Fan frustration has set in. The fans of the Carolina Hurricanes are not seeing marked improvement in their team. Changes have been made in the front office and behind the bench, seemingly to no avail. Fans have heard the positive outlook prior to the start of the season morph into lamenting about injuries. The latest lament is much the same as it has been for several seasons – the dreaded, “we just did not start well.”
The fans are showing their frustration by staying home. Recently the media in Raleigh reported on the sagging attendance for ‘Canes games at the PNC Arena. The arena seats 18,680 for ice hockey games. Not bad as arena size goes. This season however, Hurricanes fans have yet to arrive in droves, choosing rather to do something else. The arena has yet to be sold out for a Hurricanes game. It’s really pretty sad.
The fans used to support the team
The following graph from hockeydb.com shows the average attendance for Hurricanes home games going back to the 1997-98 season.One has to look all the way back to the 2003-04 season to find an average attendance in the 12,000 range. After winning the Stanley Cup in 2006, the fans have been fairly consistent in their support of the team. This season the absence of fans in the PNC Arena is noticeable. The arena has looked nearly half-empty at times. It’s clear that fan frustration has set in, and many are withholding their support in the form of not attending the home games.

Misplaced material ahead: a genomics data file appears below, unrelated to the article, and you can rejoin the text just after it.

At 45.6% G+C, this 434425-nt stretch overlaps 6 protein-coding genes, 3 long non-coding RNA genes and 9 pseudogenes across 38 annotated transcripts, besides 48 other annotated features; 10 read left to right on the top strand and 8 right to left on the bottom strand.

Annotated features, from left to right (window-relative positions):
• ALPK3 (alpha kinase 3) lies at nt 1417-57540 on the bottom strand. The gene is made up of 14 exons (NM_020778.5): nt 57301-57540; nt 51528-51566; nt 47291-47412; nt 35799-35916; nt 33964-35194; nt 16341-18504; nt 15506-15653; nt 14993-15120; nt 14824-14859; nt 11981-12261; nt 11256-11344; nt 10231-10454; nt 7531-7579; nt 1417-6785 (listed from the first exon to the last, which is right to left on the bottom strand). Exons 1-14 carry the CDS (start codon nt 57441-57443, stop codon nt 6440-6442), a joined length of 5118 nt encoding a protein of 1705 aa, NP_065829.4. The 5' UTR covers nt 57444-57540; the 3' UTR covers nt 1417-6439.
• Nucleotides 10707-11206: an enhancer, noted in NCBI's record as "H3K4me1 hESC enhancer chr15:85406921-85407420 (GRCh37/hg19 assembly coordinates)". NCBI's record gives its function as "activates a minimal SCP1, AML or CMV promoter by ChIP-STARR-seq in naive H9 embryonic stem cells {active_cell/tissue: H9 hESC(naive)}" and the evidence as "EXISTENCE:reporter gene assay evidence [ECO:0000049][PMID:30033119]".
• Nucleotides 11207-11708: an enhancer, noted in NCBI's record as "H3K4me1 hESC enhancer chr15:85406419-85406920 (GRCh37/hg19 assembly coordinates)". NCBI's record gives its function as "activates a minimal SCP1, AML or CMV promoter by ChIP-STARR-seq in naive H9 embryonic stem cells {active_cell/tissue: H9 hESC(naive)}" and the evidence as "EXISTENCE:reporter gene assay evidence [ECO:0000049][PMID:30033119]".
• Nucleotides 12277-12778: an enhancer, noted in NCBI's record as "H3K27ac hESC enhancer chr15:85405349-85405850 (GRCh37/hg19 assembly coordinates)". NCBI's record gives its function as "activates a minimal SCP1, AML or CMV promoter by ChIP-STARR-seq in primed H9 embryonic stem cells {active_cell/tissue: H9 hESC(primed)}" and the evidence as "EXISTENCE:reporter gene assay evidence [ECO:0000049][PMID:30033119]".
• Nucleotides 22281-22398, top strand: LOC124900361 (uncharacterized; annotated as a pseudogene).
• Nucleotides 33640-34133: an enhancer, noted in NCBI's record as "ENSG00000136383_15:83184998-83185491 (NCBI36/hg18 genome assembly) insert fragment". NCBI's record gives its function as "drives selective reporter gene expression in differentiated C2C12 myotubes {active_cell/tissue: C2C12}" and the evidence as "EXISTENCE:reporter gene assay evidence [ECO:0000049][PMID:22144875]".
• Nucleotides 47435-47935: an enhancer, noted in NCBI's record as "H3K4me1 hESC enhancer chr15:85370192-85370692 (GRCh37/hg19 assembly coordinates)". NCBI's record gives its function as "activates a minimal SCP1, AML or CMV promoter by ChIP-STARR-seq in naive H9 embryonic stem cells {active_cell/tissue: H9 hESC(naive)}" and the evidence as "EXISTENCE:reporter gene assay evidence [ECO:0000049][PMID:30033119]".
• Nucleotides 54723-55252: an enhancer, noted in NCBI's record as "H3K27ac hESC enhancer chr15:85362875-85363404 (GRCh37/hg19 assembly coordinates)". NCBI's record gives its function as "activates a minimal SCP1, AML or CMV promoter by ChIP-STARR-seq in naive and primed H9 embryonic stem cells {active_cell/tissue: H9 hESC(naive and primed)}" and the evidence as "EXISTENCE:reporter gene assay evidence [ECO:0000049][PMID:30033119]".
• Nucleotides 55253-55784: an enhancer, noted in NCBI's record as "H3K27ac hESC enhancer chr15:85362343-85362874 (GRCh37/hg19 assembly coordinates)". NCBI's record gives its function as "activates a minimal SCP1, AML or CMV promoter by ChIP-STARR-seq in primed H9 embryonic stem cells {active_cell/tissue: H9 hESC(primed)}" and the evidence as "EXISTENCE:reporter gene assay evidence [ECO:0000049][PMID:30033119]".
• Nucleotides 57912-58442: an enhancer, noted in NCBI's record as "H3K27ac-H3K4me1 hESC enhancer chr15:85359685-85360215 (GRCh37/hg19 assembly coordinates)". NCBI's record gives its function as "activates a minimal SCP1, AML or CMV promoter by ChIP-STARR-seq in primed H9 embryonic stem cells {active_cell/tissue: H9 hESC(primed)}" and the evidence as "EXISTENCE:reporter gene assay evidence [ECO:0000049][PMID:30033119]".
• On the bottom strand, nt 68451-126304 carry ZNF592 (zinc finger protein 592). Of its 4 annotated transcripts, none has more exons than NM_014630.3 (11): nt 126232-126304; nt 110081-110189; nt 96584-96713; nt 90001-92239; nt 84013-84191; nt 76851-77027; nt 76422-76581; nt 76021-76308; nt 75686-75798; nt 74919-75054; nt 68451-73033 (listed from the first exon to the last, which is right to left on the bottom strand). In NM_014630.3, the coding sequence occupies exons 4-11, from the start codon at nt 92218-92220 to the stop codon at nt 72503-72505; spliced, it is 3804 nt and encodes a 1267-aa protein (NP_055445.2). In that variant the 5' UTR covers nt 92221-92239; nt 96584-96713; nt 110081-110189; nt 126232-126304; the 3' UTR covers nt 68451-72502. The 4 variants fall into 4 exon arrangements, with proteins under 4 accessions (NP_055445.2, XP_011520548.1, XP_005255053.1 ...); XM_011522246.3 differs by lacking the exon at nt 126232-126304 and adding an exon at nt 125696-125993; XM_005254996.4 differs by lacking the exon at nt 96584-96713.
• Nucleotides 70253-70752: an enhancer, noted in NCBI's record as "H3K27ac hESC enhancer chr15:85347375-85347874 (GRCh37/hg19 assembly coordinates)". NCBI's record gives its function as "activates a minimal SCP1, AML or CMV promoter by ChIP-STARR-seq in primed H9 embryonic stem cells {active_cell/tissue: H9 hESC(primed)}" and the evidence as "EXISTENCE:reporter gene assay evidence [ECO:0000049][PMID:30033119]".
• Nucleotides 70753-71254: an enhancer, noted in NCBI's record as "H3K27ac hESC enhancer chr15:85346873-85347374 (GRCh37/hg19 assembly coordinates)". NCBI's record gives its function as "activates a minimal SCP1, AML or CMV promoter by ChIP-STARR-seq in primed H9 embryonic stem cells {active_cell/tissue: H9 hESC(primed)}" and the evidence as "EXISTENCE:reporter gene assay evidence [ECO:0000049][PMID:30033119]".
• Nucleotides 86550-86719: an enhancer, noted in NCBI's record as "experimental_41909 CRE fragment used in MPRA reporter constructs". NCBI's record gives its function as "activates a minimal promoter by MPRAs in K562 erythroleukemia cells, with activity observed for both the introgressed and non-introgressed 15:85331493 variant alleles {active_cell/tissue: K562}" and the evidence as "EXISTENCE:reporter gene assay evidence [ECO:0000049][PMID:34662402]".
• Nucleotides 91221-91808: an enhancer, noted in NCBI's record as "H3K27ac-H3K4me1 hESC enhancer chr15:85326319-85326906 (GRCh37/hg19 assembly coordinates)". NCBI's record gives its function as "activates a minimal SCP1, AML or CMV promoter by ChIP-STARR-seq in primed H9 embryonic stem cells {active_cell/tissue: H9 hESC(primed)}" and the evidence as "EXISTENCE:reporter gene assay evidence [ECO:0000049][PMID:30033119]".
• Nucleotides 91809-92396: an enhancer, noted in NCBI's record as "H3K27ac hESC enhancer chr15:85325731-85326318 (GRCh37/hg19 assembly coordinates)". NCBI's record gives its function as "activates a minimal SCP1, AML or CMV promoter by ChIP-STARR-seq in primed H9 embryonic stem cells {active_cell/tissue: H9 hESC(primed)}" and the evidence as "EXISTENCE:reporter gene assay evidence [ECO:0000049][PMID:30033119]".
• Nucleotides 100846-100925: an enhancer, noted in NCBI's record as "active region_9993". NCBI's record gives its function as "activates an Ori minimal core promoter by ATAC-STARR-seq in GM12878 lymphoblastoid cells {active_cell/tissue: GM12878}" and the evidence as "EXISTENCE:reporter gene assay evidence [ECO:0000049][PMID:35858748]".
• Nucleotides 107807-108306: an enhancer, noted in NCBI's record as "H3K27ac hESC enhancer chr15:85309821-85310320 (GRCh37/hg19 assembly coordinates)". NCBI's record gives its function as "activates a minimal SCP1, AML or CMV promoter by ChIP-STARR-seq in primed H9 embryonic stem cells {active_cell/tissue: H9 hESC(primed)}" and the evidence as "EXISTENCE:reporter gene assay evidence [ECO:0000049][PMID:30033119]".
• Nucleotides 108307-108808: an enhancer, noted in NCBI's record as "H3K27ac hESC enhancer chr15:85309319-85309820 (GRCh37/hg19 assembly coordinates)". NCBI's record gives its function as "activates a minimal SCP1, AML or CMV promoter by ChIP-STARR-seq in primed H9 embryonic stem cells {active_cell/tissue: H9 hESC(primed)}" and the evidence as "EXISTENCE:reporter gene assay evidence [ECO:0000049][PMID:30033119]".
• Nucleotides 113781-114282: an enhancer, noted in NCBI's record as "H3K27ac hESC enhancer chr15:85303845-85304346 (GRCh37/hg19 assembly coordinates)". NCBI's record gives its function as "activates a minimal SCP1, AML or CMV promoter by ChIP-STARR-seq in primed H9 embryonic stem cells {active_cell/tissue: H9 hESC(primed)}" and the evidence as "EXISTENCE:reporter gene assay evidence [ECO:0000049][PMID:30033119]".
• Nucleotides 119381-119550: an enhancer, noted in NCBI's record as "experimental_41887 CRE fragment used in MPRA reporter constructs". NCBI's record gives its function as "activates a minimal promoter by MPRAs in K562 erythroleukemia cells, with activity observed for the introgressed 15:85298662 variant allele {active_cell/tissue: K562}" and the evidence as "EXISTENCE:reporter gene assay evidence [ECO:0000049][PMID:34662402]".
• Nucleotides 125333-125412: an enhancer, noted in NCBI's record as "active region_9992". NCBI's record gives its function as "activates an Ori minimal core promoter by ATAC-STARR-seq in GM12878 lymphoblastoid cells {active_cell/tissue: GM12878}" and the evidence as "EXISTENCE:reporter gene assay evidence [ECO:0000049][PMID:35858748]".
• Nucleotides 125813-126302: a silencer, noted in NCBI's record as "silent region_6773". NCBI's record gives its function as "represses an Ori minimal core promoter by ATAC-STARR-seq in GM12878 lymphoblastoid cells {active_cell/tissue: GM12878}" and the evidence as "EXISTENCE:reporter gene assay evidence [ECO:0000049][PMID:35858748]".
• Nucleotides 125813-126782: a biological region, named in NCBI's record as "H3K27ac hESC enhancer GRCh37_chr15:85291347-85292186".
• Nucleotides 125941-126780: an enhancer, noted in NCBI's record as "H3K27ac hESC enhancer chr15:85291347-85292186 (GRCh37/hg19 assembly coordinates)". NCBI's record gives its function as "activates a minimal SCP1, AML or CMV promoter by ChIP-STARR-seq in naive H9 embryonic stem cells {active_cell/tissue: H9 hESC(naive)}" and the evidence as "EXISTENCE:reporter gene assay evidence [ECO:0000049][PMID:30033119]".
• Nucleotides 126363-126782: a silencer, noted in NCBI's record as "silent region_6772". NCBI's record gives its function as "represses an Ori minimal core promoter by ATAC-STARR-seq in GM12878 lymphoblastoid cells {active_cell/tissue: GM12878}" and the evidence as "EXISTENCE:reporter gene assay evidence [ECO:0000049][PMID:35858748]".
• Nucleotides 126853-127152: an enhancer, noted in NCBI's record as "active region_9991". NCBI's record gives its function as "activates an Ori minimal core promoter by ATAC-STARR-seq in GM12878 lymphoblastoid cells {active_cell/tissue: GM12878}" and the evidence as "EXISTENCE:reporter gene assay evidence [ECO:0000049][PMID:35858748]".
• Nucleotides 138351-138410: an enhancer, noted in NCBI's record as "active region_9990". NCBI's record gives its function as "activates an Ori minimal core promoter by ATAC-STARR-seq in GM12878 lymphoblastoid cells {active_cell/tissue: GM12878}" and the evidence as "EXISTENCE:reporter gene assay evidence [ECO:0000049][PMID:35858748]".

Around the NHL, attendance is pretty good
A comparison to the attendance of the other teams in the league shows the ‘Canes to be next to last, only above the Florida Panthers in attendance so far this season. This chart from espn.com tells the tale:
The San Jose Sharks, New Jersey Devils, and Carolina Hurricanes have each only played eight games at home so far this season. The Sharks are averaging an attendance of 17,449 at the SAP Center. The Devils are drawing 14,644 to the Prudential Center. Not significantly more than the Hurricanes’ 12,404, but still better. What is noteworthy is that San Jose has not historically been the center of the hockey universe. But they have made the playoffs over the past few seasons, and the team has earned the support of its fans.
The Florida Panthers have not been awful this season, yet are struggling to attract a crowd to the BB&T Center. This has prompted talk of either the team being moved or sold. Both ideas have been dismissed by team co-owner, who is hoping for a bailout in the form of tax relief from Florida’s Broward County. As reported in the Miami-Herald,
“Though Cifu is adamant about not moving the team, he declined to comment when asked whether he and Viola might sell the team — potentially to an owner who would relocate — if the commission rejects the bailout. Cifu said he has not been contacted by anyone who wants to relocate the team.”
This sounds somewhat familiar to talk that made the rounds recently in the media concerning the Hurricanes.
The principal owner of the Carolina Hurricanes is Peter Karmanos
“the Hurricanes average attendance during the 2013-14 season was just 15,483, 23rd in the league, down 12% on a per-game basis versus the prior year.”